For decades roles for Black television actors were confined to criminals, nannies and characters “scratching and surviving.” Now many are thriving in roles and shows where racism and suffering are no longer center stage.
Lakeith Stanfield, Donald Glover and Brian Tyree Henry, from left, in an episode from Season 2 of “Atlanta.” Credit: Guy D’Alema/FX/Everett Collection
Raven-Symone, left, and Orlando Brown in an episode of “That’s So Raven.” Credit: Tony Rivetti/Disney
“Key & Peele’s” spoofs of college football player introductions have become classics. Credit: From Comedy Central
Issa Rae, left, and Jay Ellis in a scene from HBO’s “Insecure.” Credit: HBO
Some of the most famous books by Black authors focus on the tragic impact of racism. But there are Black writers in sci-fi, romance and other genres whose works transcend race.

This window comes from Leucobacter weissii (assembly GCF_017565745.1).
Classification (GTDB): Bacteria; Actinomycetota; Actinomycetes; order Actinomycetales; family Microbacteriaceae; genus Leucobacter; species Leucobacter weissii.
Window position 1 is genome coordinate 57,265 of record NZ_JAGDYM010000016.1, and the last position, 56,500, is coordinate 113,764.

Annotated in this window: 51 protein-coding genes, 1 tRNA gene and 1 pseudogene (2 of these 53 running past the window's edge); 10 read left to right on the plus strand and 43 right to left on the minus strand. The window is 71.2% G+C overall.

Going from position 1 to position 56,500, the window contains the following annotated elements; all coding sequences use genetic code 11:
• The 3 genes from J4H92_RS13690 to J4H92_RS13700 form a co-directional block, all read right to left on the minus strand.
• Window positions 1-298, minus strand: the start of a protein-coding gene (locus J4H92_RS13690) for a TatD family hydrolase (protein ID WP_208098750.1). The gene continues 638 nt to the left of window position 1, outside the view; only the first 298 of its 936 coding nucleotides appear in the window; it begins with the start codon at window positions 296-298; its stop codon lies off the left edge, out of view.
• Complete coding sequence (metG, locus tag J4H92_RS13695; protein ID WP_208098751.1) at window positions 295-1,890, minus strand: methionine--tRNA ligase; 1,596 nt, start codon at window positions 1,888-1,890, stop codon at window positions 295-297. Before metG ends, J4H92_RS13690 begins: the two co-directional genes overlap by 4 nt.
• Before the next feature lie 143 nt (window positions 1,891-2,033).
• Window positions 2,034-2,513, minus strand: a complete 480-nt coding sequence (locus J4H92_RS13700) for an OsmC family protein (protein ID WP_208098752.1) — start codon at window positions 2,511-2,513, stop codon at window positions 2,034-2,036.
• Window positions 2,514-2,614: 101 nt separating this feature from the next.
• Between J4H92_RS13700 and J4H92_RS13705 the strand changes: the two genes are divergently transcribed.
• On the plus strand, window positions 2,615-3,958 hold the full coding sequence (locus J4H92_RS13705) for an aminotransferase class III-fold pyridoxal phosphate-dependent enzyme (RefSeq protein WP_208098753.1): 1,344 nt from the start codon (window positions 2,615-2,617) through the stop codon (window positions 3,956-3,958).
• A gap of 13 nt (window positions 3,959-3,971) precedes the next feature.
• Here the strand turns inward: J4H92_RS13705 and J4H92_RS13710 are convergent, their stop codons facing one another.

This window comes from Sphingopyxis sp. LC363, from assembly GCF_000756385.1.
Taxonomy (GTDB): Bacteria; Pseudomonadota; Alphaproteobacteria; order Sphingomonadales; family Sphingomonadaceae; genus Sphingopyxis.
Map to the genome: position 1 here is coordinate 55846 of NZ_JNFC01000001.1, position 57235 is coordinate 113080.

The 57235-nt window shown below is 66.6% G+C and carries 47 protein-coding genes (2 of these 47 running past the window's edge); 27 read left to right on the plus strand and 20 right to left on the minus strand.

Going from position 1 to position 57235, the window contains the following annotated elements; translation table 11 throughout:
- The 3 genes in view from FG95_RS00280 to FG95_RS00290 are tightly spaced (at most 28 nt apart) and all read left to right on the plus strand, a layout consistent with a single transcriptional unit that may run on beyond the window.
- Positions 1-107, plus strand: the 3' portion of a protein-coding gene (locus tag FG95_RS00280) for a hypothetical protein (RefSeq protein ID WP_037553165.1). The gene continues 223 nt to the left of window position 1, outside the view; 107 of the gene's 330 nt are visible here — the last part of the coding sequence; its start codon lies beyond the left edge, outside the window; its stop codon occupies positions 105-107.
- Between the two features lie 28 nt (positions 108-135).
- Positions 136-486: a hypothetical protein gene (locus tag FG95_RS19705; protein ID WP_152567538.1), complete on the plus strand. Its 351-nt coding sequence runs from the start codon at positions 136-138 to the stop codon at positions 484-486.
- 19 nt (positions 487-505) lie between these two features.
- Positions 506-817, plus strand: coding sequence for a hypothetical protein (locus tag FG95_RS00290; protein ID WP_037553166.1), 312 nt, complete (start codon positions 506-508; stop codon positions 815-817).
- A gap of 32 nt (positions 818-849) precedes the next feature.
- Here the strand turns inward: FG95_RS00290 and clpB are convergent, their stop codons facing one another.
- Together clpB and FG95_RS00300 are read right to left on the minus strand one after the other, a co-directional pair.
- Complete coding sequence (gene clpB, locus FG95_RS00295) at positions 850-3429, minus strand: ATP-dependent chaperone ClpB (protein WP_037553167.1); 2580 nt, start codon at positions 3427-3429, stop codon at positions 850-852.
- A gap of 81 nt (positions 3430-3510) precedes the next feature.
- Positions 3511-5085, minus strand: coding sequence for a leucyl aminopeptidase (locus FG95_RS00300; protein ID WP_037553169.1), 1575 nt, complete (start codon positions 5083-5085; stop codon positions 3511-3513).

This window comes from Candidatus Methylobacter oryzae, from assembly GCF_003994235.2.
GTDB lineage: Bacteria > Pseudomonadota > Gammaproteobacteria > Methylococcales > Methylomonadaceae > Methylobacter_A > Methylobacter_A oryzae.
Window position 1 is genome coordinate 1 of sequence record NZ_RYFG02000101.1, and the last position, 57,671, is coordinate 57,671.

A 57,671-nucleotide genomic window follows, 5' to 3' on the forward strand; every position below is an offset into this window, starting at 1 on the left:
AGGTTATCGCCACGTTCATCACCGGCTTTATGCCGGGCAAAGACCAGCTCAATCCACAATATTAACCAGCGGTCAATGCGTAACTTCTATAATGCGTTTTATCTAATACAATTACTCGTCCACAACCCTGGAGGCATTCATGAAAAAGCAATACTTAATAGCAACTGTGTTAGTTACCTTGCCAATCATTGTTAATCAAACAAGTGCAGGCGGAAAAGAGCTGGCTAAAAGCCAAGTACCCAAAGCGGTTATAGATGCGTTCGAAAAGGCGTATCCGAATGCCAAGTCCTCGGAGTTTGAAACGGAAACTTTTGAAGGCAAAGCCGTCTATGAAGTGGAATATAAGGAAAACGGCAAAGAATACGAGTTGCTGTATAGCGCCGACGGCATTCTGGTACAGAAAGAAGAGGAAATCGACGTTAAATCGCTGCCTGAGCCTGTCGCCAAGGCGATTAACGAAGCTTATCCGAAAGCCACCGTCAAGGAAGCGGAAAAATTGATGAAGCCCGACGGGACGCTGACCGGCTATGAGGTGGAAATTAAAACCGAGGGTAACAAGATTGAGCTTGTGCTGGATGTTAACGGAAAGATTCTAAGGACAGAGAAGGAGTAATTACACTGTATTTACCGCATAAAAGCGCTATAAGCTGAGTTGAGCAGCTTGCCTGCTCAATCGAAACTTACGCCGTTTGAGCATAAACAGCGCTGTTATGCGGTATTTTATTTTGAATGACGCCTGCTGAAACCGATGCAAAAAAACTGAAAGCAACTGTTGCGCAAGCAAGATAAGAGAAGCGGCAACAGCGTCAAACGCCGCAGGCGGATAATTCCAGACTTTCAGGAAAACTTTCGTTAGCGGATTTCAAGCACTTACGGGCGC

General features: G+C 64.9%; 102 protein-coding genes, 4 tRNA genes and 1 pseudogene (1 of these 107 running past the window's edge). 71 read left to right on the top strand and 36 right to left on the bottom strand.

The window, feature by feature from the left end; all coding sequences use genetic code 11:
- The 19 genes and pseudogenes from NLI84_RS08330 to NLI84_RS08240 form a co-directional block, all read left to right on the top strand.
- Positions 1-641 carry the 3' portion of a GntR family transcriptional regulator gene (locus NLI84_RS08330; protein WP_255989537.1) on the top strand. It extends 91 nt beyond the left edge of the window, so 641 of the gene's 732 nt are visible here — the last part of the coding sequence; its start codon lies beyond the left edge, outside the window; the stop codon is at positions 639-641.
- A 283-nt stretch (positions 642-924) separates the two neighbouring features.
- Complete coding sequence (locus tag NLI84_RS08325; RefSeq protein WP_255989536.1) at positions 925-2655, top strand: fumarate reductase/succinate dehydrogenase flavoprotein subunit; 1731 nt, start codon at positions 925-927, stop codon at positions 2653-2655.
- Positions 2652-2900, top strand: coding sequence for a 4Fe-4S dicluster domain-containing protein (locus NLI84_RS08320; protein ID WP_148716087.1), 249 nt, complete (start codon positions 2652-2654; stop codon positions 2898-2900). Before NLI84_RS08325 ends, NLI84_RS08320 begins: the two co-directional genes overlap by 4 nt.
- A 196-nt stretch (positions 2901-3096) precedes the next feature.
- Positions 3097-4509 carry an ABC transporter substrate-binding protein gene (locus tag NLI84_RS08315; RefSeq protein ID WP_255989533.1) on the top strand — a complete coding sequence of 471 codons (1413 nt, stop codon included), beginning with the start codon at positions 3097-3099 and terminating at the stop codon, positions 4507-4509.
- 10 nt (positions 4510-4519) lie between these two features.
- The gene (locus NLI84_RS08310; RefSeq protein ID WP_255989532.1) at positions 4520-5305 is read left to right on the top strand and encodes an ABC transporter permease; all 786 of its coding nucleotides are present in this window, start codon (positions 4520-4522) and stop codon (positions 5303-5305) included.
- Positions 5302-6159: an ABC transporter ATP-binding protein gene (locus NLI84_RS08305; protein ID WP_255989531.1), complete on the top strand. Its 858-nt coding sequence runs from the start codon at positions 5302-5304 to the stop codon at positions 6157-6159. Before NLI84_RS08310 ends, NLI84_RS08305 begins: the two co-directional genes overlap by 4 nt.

Author N.K. Jemisin Credit: Laura Hanifin
Authors Octavia E. Butler, left, and Beverly Jenkins. Credit: AP, From Beverly Jenkins
Author E. Lynn Harris in 2008. Credit: John Bazemore/AP
One of the most popular slogans from the Black Arts Movement of the 1960s was “Black is beautiful.” No group has reinforced that message like Black visual artists, who have created some of the most gorgeous portrayals of Blackness. Now they’re finally getting the recognition, and museum space, that was denied to many of their predecessors.
Romare Bearden. The Street, 1964. Restricted gift of Artworkers Retirement Society. Credit: Romare Bearden Foundation. Licensed by VAGA at Artists Rights Society (ARS), NY.
Romare Bearden Credit: Anthony Barboza/Archive Photos/Getty Images
Harmonia Rosales’ “The Creation of God.” Credit: Harmonia Rosales
Jean-Michel Basquiat in 1985. Credit: Patrick McMullan/Getty Images
Credit: Kay Rufai
Correction: A previous version of this story contained a photo that misidentified “Deadly Sexy” author Beverly Jenkins. That image has actually been changed.
Factors: Illustrations for this story were done by CNN’s Gabrielle Smith. Image modifying by Rebecca Wright. Visual modifying by Allie Schmitz. Animation by Tune Shih.
Jobber Wiki author Frank Long contributed to this report.